♦ The median age of people in Maldon was 58 years. Children aged 0 – 14 years made up 10.3% of the population and people aged 65 years and over made up 33.3%.
♦ Of the families in Maldon, 24.0% were couple families with children, 60.9% were couple families without children and 14.3% were one parent families.
♦ 79.1% of people were born in Australia. The most common countries of birth were England 6.7%, New Zealand 1.1%, Scotland 1.1%, Netherlands 0.9% and United States of America 0.6%
♦ The most common occupations included professionals 21.2%, managers 16.2%, technicians and trades workers 15.5%, community and personal service work.
CLIMATE: Summer, average temperature min 10.3ºC, max 26.3ºC. Winter, average temperature min 3.8ºC, max 10.3ºC.
MAJOR EMPLOYERS: Health and tourism
SCHOOLS: A government primary school. The nearest secondary school is in Castlemaine, just 18 km away.
HEALTH CARE: Maldon Hospital provides medical and nursing care in the acute care wing, 24-hour nursing and medical services on call, residential aged care and a range of other health services, including physiotherapy, occupational therapy and counselling. Older residents have access to adult day community programs including strength training classes, walking groups and community visits.
PROPERTY PRICES: The median sale price of houses is $512,500. The value of property has increased by 19.2% in the last three years.
SPORTS & RECREATION: Golf, petanque, bushwalking, horse-riding, walking, football, netball, a Men’s Shed and neighbourhood house.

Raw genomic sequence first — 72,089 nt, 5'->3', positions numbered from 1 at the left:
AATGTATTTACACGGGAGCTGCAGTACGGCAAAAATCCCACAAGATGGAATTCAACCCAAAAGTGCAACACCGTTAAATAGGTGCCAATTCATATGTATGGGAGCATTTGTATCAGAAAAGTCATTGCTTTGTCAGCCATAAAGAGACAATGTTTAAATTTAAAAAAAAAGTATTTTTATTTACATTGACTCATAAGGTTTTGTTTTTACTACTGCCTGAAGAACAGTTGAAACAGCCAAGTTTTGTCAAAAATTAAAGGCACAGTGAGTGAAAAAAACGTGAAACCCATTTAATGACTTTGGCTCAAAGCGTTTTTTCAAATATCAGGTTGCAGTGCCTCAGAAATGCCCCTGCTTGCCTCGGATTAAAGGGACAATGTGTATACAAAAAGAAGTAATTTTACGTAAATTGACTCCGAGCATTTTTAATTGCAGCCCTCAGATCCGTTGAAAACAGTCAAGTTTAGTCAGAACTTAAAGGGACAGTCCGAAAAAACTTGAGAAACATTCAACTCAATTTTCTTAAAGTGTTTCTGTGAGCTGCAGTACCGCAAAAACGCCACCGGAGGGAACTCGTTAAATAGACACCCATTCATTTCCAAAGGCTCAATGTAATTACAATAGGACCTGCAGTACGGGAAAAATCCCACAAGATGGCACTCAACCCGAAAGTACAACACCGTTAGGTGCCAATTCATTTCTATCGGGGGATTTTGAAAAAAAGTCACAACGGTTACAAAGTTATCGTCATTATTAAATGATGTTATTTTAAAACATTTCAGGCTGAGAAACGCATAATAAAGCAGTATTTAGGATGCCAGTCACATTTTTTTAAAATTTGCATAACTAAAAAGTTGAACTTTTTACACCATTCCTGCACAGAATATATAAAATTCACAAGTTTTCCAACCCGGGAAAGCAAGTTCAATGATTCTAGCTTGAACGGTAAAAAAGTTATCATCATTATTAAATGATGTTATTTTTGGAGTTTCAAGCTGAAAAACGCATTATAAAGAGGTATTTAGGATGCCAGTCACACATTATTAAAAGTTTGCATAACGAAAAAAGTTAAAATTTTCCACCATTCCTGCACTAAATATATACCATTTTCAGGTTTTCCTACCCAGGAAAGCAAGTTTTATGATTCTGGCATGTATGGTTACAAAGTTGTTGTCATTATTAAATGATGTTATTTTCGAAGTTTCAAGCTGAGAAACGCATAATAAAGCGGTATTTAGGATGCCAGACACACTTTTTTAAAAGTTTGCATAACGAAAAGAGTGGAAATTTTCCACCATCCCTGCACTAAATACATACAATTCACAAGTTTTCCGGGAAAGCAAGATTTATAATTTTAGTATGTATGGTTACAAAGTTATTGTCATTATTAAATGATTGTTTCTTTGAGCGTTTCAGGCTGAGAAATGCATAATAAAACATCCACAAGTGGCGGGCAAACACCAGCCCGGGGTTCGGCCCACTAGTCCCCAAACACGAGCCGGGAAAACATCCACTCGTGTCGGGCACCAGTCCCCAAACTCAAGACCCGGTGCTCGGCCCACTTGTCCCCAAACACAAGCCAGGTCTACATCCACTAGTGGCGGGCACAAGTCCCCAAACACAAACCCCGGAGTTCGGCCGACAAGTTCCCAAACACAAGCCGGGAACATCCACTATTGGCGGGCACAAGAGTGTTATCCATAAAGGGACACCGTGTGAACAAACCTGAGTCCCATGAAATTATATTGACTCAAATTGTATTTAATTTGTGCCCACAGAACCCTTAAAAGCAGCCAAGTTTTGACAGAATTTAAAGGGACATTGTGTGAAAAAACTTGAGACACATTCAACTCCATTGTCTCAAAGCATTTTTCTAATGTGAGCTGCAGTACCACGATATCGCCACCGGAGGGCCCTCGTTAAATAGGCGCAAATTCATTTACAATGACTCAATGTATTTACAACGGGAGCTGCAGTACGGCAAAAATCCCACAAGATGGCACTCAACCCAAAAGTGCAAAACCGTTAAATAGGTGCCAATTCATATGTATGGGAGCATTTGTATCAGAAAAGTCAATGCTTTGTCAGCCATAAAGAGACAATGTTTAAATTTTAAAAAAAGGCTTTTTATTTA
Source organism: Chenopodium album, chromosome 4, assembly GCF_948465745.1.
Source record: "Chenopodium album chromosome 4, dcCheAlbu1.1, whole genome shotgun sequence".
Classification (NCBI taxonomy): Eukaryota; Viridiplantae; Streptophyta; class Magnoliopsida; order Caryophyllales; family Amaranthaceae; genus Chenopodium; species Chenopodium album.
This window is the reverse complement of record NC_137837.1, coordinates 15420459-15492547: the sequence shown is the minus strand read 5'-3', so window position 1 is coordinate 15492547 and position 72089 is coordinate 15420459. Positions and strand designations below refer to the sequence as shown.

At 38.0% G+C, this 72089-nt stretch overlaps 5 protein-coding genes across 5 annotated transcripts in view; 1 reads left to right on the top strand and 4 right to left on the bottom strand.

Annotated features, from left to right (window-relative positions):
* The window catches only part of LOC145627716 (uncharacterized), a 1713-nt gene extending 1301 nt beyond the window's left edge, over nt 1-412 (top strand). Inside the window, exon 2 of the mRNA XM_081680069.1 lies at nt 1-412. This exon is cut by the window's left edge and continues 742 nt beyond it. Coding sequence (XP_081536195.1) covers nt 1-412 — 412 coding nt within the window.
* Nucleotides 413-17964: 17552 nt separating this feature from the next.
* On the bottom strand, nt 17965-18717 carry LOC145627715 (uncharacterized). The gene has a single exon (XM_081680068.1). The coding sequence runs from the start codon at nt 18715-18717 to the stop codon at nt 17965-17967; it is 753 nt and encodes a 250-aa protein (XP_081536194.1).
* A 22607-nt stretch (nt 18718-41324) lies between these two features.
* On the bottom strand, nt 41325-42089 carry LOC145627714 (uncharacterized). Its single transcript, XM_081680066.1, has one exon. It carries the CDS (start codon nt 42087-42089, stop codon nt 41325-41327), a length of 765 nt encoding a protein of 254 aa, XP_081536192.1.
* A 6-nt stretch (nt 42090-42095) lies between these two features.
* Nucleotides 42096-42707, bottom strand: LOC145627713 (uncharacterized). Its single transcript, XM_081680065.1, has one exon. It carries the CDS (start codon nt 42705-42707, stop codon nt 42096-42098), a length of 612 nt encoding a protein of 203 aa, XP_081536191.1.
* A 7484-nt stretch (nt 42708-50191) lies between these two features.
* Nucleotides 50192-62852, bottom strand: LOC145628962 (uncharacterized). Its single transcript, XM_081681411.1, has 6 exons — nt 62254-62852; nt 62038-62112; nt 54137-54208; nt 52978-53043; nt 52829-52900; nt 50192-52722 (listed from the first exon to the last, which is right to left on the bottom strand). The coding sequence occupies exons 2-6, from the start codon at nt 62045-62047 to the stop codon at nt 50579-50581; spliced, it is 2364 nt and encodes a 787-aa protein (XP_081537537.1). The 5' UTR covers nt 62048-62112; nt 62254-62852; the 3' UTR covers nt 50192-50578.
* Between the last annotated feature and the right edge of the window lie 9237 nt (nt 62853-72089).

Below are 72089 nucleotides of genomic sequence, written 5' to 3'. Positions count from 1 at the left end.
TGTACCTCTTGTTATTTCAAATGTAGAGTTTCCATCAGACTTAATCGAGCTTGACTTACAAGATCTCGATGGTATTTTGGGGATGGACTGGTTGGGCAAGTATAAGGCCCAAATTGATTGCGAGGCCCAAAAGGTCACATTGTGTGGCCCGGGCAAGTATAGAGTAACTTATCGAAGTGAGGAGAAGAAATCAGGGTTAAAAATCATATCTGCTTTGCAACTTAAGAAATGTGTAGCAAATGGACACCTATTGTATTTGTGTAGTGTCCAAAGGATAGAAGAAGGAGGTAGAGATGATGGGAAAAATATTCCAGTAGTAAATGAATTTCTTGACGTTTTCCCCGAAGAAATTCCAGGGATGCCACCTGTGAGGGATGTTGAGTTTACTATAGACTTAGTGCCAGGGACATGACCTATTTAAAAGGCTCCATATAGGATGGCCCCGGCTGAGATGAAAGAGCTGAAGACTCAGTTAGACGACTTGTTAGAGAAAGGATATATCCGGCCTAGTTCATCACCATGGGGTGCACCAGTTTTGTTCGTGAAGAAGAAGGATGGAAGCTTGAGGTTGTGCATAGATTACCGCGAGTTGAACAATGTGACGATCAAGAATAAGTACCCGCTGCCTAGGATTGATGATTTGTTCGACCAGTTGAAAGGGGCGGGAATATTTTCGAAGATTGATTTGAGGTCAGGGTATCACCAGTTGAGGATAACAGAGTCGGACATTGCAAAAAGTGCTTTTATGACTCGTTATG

ARTS & CULTURE: Museums and art galleries, annual folk festival, book club, film society.



When I was younger, work circumstances meant I moved around a lot. I found it unsettling. People were often a little bit suspicious of new people. There was this attitude when you went into a little town of, ‘You’re not fifth generation; who are you, where do you come from?’

It’s not like that at all in Maldon. The minute we walked down the street, people wanted to know who we were. There was a definite vibe of, ‘We love new people and we want to know about you and what you can do for the town’. We were really welcomed, invited to things, encouraged to go along. That’s the difference. You’re drawn into things. The encouragement of this town is very special.

We were living on the Bellarine Peninsula and had spent a year renting out a little cottage in Maldon because it was so central and it helped with my work with the Golden Plate Awards. It was only when we rented that little cottage for work reasons that we discovered Maldon and what it was all about. We got into that whole vibe, its people, its fabulous events, its charm, its welcoming vibe.

It’s very artistic here with lots of writers, artists, photographers. The Daylesford-Castlemaine-Maldon triangle seems to be all about artistic people.

 I hadn’t been here two minutes and the opportunity to run the twilight dinner came in. People come from everywhere for this. The town was very encouraging; there’s none of this, ‘You’re an outsider and you’re not going to take over one of our special events’. It was, ‘We will get behind you and help you’.

It’s not the council putting on events here; it’s the people who drive things. That’s important. The town is full of people who are real doers who say, ‘if it’s not happening let’s make it happen’. We all work together and just do it.

We’ve been here four years now.


Travel time is approximately 60 minutes.



592 Maldon-Newstead Road, Welshmans Reef

592 Maldon-Newstead Road, Welshmans Reef

$820,000 - $845,000

4 2 6

27 Franklin Street, Maldon

27 Franklin Street, Maldon


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11 Reef Street, Maldon

11 Reef Street, Maldon


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8 Ireland Street, Maldon

8 Ireland Street, Maldon

$595,000 - $615,000